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Review
. 2010 Apr 16;328(5976):321-6.
doi: 10.1126/science.1172539.

Extending Healthy Life Span--From Yeast to Humans

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Free PMC article
Review

Extending Healthy Life Span--From Yeast to Humans

Luigi Fontana et al. Science. .
Free PMC article

Abstract

When the food intake of organisms such as yeast and rodents is reduced (dietary restriction), they live longer than organisms fed a normal diet. A similar effect is seen when the activity of nutrient-sensing pathways is reduced by mutations or chemical inhibitors. In rodents, both dietary restriction and decreased nutrient-sensing pathway activity can lower the incidence of age-related loss of function and disease, including tumors and neurodegeneration. Dietary restriction also increases life span and protects against diabetes, cancer, and cardiovascular disease in rhesus monkeys, and in humans it causes changes that protect against these age-related pathologies. Tumors and diabetes are also uncommon in humans with mutations in the growth hormone receptor, and natural genetic variants in nutrient-sensing pathways are associated with increased human life span. Dietary restriction and reduced activity of nutrient-sensing pathways may thus slow aging by similar mechanisms, which have been conserved during evolution. We discuss these findings and their potential application to prevention of age-related disease and promotion of healthy aging in humans, and the challenge of possible negative side effects.

Figures

Figure 1
Figure 1
A) A model for the conserved nutrient signaling pathways that regulate longevity in various organisms and mammals (see text). The role of the TOR-S6K pathway in promoting aging appears to be conserved from yeast to mammals. By contrast, both the AC-PKA pathways and the and TOR-S6K pathway promote aging in yeast and mammals, whereas an insulin/IGF-I-like receptor accelerates aging in worm, flies, and possibly mice. Similar transcription factors (GIS1, MSN2/4, DAF-16, FOXO) affect either stress resistance or aging in all the major model organisms. Notably, in the multicellular worms, flies and mice, it is the function of these genes and pathways in particular cell types that affect aging and stress resistance, as depicted for mammals in panel B (see text). B) Deficiency in GH/IGF-I signaling leads to life span extension and increased stress resistance in various mouse cell types (see text).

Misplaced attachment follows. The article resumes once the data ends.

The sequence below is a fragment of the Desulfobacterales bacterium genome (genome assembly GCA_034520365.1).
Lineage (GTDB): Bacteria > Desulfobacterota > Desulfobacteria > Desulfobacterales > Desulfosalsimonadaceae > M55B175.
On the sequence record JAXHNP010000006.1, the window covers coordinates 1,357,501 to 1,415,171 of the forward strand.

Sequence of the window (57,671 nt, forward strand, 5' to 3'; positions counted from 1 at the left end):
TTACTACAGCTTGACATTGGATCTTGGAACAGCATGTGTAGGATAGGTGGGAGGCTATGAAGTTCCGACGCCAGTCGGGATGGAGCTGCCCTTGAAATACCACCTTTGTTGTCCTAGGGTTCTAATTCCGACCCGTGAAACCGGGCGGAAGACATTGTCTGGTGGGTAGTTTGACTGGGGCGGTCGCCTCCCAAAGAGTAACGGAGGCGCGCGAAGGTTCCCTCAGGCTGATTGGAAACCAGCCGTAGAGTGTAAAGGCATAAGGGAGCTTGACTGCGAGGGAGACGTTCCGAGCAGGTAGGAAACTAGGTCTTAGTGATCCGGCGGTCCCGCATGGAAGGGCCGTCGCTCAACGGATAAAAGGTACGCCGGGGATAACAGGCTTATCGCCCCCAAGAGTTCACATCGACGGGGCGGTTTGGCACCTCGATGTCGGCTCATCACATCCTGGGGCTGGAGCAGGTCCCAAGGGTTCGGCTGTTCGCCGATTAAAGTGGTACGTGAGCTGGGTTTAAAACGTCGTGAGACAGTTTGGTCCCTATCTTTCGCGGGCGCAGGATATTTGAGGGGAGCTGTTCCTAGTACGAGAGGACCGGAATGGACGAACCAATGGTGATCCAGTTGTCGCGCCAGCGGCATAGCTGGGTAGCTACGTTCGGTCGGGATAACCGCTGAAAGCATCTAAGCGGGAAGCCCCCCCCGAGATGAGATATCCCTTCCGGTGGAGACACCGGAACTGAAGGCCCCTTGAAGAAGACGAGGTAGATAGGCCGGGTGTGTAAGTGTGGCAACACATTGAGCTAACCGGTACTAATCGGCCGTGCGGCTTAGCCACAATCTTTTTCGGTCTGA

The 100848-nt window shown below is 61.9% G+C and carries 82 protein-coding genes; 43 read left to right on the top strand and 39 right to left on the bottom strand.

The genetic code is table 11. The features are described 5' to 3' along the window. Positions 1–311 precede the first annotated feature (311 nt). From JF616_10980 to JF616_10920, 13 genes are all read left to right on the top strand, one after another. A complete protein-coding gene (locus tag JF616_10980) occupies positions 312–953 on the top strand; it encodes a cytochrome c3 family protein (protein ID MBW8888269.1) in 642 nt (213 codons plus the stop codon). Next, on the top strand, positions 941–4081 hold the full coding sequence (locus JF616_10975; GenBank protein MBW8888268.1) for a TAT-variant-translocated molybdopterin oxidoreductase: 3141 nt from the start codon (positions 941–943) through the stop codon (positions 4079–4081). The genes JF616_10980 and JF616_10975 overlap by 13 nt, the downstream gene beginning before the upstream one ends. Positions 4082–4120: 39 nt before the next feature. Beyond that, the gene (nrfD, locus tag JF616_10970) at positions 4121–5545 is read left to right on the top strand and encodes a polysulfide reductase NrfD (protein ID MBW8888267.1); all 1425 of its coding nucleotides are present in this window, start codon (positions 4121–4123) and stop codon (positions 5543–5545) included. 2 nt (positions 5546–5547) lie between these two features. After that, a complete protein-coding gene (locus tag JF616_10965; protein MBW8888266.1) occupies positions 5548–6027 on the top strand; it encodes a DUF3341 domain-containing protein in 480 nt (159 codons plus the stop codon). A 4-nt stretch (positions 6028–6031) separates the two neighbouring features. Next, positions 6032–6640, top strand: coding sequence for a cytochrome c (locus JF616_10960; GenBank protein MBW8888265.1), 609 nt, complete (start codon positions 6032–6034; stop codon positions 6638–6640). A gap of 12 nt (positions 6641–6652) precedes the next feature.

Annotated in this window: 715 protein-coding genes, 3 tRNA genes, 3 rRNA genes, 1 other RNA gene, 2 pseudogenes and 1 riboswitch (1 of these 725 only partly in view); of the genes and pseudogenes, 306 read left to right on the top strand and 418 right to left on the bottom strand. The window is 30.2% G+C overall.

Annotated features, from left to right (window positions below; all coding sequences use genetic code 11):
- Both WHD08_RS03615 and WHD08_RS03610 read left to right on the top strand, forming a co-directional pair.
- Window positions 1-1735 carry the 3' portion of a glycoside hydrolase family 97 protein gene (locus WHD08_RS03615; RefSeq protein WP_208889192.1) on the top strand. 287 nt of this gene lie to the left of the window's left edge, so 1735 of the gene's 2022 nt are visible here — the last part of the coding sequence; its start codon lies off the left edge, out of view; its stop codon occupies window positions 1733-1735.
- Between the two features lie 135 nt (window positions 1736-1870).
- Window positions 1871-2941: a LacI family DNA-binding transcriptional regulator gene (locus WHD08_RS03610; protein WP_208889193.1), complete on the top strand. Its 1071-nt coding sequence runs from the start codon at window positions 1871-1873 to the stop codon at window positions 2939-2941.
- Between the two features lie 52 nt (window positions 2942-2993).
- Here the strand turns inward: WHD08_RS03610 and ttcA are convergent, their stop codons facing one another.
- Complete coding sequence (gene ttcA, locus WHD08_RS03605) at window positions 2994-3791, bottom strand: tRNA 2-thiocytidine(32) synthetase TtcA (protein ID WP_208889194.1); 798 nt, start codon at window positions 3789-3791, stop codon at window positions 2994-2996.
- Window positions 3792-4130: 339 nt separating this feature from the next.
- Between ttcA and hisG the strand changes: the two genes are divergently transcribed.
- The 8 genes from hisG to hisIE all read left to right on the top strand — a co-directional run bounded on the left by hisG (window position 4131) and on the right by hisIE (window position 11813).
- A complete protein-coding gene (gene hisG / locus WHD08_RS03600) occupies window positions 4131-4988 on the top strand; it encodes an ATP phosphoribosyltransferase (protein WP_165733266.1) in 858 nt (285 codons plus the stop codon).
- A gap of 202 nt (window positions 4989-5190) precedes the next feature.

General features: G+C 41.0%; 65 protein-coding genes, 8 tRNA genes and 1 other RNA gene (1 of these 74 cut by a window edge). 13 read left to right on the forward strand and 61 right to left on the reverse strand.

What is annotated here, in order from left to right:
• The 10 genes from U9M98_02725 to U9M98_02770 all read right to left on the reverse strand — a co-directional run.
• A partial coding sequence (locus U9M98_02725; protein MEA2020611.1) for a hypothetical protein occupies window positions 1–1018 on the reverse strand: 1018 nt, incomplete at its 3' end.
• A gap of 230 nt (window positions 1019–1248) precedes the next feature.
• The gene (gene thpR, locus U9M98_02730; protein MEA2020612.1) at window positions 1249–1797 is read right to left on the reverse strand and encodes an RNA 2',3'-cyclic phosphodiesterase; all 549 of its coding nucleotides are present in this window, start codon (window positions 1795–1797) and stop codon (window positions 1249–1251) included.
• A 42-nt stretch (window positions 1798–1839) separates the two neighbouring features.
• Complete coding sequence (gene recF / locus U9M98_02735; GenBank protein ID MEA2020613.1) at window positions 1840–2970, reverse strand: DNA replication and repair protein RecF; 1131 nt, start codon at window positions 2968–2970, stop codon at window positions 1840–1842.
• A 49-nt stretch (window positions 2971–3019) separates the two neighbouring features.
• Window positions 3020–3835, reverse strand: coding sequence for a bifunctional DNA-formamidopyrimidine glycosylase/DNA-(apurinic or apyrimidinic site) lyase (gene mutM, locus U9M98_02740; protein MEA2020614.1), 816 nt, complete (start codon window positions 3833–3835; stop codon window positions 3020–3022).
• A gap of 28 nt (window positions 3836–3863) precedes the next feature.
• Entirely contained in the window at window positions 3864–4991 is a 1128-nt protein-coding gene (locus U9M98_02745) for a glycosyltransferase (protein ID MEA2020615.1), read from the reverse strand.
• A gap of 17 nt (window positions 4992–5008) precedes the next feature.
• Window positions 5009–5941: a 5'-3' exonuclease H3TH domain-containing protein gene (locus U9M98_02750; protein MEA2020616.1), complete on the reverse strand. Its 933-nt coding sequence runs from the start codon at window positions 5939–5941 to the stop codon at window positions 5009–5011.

Figure 2
Figure 2
Food level, fecundity and longevity. Median life span and fecundity are negatively affected by a very low nutrient concentration in higher eukaryotes. However, life span but not fecundity is optimized by DR.
Figure 3
Figure 3
A) Mortality from age-related causes for control and DR rhesus monkeys. Monkeys were DR for 15-20 years. B) Mortality from all causes (adapted from (63)).
Figure 4
Figure 4
A) Jaime Guevara, MD (left) and a GHR deficient subject in the mountains of Southern Ecuador (right) b) Composite photograph of a DR practitioner before starting DR with adequate nutrition (on the left: weight 180 lb or 81.6 kg; BMI 26.0 kg/m2), and after 7 years of DR (on the right: weight 134 lb, or 60.8 kg; BMI 19.4 kg/m2). Total cholesterol and LDL cholesterol declined from 244 mg/dl and 176 mg/dl (pre-DR) to 165 mg/dl and 97 mg/dl respectively, while HDL cholesterol increased from 37 mg/dl to 57 mg/dl. Fasting blood glucose and blood pressure declined also from 87 mg/dl and 144/87 mmHg to 74 mg/dl and 94/61 mmHg, respectively.

Comment in

  • Dietary restriction: standing up for sirtuins.
    Baur JA, Chen D, Chini EN, Chua K, Cohen HY, de Cabo R, Deng C, Dimmeler S, Gius D, Guarente LP, Helfand SL, Imai S, Itoh H, Kadowaki T, Koya D, Leeuwenburgh C, McBurney M, Nabeshima Y, Neri C, Oberdoerffer P, Pestell RG, Rogina B, Sadoshima J, Sartorelli V, Serrano M, Sinclair DA, Steegborn C, Tatar M, Tissenbaum HA, Tong Q, Tsubota K, Vaquero A, Verdin E. Baur JA, et al. Science. 2010 Aug 27;329(5995):1012-3; author reply 1013-4. doi: 10.1126/science.329.5995.1012. Science. 2010. PMID: 20798296 Free PMC article. No abstract available.
  • Dietary restriction: theory fails to satiate.
    Hayflick L. Hayflick L. Science. 2010 Aug 27;329(5995):1014-5; author reply 1015. doi: 10.1126/science.329.5995.1014. Science. 2010. PMID: 20798300 No abstract available.

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